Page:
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Alexian Brothers and Nuns

Alexian Brothers and Nuns  

A religious community specifically devoted to caring for the sick, with special attention to the dying. The order traces its origins to the Beghard communities of the Low Countries, particularly ...
archaeology: Germany and Austria

archaeology: Germany and Austria  

1. Introduction2. The early MA and the Carolingian period3. The high MA1. Introduction2. The early MA and the Carolingian period3. The high MA1. IntroductionIn Germany and ...
architecture, Civil

architecture, Civil  

Civil architecture includes public buildings and private dwellings, but excludes military constructions and rural architecture. Important public buildings comprised essentially imperial and royal ...
art and architecture: Carolingian

art and architecture: Carolingian  

Literally, art and architecture produced in areas ruled by a monarch of the Carolingian dynasty. Geographically, while borders were somewhat fluid, this usually included western Germany, the Low ...
art and architecture: Ottonian

art and architecture: Ottonian  

As befits a term derived from the political sphere, Ottonian art and architecture refers to those buildings and works of art produced in the Germanic lands (and surrounding areas) that ...
Austrasia

Austrasia  

Eastern kingdom of the Rhineland (‘Ripuarian’) Franks, in what today is northeastern France, western Germany, Belgium, and Luxembourg. In the early 6th century the Merovingian king Clovis I ...
Battle for Germany

Battle for Germany  

(1945) the final European campaign of World War II, won by the 4-million-strong Allied army, under the leadership of Supreme Allied Commander Dwight D. Eisenhower. Despite disagreement over tactics, ...
battle of Huertgen Forest

battle of Huertgen Forest  

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Overview Page
Clearance by Hodges's First US Army, started in September 1944, of three evergreen woods, the Wenau, Huertgen, and Roetgen at the start of the battle for Germany. Situated in a ...
building materials

building materials  

GreekIn its developed stages Greek architecture was based on the use of finely dressed stone masonry, mainly limestone. Where available, white marble was used for the finest structures. Transport ...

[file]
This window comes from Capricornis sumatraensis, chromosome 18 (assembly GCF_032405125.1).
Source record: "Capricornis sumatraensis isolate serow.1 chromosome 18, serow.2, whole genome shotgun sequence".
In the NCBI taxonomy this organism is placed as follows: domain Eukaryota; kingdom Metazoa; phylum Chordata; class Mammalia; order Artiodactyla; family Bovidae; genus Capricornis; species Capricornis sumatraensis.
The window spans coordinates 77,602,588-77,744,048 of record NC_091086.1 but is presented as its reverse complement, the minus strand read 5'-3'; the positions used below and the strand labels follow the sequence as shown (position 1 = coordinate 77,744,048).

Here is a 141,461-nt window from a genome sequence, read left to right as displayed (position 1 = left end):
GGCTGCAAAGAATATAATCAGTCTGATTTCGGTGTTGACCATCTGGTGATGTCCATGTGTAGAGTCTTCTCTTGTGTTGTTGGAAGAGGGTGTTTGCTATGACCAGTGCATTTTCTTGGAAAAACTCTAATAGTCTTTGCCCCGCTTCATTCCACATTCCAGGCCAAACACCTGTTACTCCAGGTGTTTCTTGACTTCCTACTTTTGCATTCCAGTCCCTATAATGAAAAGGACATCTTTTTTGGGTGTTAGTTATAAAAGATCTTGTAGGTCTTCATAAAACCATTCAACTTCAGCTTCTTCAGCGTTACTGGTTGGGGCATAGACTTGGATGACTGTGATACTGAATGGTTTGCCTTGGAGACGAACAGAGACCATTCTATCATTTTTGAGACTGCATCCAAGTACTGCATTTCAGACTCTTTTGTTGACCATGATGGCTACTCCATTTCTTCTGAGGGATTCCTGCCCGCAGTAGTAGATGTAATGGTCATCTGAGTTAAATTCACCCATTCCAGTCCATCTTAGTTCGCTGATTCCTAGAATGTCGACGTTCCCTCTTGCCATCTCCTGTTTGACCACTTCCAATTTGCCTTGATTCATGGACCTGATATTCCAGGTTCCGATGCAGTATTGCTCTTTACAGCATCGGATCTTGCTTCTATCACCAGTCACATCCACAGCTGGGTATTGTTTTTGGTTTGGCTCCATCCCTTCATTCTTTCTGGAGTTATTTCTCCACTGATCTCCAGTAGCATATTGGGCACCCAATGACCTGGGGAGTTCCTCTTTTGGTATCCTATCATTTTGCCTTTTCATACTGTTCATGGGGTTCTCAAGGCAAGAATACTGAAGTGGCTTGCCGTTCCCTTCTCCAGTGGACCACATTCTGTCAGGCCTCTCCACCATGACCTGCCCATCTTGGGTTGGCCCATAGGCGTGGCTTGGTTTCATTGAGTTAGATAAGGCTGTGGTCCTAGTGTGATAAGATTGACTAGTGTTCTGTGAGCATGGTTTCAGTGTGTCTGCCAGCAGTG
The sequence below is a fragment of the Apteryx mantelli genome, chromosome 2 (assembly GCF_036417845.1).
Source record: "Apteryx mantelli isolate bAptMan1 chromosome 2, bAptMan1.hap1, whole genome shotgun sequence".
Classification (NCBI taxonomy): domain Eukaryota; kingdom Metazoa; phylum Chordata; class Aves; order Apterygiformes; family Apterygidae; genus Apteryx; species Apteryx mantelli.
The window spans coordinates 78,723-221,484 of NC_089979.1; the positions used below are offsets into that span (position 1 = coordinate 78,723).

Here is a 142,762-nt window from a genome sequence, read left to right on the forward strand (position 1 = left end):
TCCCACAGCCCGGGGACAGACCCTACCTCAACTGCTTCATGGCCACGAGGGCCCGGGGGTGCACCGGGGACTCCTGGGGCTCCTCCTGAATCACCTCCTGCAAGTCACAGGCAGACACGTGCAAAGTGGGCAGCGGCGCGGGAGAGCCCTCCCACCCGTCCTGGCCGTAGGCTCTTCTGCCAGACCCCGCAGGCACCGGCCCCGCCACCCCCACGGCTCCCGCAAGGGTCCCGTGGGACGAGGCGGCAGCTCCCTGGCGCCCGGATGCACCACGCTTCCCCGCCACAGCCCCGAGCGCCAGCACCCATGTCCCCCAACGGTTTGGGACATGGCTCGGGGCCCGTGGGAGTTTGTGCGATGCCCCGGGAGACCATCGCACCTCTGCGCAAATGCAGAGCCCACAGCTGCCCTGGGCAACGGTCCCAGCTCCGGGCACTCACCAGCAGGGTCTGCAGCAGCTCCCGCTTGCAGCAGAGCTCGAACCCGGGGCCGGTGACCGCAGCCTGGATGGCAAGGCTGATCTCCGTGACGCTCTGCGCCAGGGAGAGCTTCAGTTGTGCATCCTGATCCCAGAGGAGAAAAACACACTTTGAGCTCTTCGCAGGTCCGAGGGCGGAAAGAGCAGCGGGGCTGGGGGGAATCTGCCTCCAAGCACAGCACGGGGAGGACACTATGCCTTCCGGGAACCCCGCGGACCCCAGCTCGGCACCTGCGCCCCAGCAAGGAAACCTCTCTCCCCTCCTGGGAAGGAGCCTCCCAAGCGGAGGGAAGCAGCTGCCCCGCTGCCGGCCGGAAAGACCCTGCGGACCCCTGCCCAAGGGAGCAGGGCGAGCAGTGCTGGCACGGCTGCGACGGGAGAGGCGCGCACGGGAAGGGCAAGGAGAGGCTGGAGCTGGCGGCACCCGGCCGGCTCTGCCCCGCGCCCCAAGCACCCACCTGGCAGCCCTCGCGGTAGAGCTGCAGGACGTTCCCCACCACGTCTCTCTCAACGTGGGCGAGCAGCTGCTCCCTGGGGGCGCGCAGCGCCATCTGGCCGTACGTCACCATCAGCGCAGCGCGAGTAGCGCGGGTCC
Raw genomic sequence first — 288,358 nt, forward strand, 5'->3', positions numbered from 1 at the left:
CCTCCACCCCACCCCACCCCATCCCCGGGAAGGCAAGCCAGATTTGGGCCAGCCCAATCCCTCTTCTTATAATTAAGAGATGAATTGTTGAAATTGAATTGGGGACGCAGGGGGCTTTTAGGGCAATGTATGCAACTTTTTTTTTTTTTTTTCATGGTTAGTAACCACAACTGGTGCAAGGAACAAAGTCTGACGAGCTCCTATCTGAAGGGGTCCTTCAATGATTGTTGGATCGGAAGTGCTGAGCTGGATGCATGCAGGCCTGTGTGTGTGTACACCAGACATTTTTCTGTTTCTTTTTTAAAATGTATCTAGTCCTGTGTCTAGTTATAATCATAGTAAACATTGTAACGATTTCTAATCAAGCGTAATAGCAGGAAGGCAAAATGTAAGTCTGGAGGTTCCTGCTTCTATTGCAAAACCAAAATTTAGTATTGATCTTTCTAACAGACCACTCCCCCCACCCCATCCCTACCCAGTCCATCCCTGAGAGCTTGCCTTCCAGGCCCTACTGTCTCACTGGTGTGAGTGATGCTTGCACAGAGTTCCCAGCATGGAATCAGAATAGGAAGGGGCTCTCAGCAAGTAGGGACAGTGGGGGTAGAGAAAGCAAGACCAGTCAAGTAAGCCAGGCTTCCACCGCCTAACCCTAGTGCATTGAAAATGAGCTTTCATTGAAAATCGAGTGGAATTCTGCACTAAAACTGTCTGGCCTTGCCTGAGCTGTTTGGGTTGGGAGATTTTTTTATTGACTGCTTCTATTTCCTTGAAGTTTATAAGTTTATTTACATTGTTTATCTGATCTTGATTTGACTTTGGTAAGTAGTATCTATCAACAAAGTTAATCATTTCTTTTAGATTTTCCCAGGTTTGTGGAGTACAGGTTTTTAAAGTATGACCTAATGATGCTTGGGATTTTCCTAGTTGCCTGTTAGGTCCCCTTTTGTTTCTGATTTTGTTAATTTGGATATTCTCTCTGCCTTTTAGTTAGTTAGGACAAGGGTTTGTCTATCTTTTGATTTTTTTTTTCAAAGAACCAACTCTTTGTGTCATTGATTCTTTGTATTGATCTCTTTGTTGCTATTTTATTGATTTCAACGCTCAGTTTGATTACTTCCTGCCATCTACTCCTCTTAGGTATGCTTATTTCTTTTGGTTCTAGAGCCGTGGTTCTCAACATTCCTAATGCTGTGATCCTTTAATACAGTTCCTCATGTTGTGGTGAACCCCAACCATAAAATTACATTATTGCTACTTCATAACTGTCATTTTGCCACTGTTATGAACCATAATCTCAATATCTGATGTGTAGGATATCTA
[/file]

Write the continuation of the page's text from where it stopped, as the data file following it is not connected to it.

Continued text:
canons regular

canons regular  

A body of canons living under rule which originated in the 11th cent. In the 12th cent. they largely adopted the Rule of St Augustine and have come to be known as Augustinian Canons (q.v.).
capitulary

capitulary  

A Carolingian legal document recording administrative procedures or legislation enacted at the annual assembly. Charlemagne issued three types of capitularies: capitula missorum, administrative ...
Carolingian Renaissance

Carolingian Renaissance  

What is designated the Carolingian Renaissance took place during the reign of Charlemagne, and was characterized by a rebirth of classical learning inspired by Alcuin and Theodulf of Orléans. ...
Carolingians

Carolingians  

The Carolingian family left its direct mark on history from the early 7th c. until 987. In a first stage, it had acquired the political responsibilities that gradually made it ...
chapel

chapel  

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Overview Page
Subject:
History
A place for worship, in a church, in honour of particular saints. Chapels are sometimes erected as separate buildings.
Charlemagne

Charlemagne  

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Overview Page
Subject:
History
(Latin Carolus Magnus, Charles the Great) (742–814) King of the Franks (768–814) and Holy Roman emperor (as Charles I) (800–14). He created an empire by conquering and Christianizing the Saxons ...
Charles the Bald

Charles the Bald  

[Na]Frankish leader, born ad 823, youngest son of Louis the Pious. King of the West Franks who outlived his brothers and many of their heirs to become emperor in ad 875. He died in ad 877.
Claudius

Claudius  

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Overview Page
Subject:
Religion
(d. after 827), Bp. of Turin from c.817. He made a series of attacks on image-worship, relics, the adoration of the Cross, and every visible sign of Christ's life, as well as on pilgrimages and the ...
Dafnis

Dafnis  

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Overview Page
Subject:
Literature
A pastiche of baroque poetry published by A. Holz in 1904. The work is described as ‘Des berühmten Schäffers Dafnis sälbst verfärtigte, sämbtliche Freß-, Sauff- und Venus-Lieder benebst angehänckten ...
Doctrine of the Two Swords

Doctrine of the Two Swords  

The theologico-political theory of the Two Swords can be understood as the exegetical corroboration of the Gelasian theory of two separate but co-equal powers: ‘the sacred authority of the priesthood ...
earl of Cornwall Richard

earl of Cornwall Richard  

B. 5 Jan. 1209, 2nd s. of John and Isabella; cr. earl of Cornwall 1227; elected king of the Romans 1257; m. (1) Isabella, da. of William Marshal, earl of Pembroke, and wid. of Gilbert de Clare, earl ...

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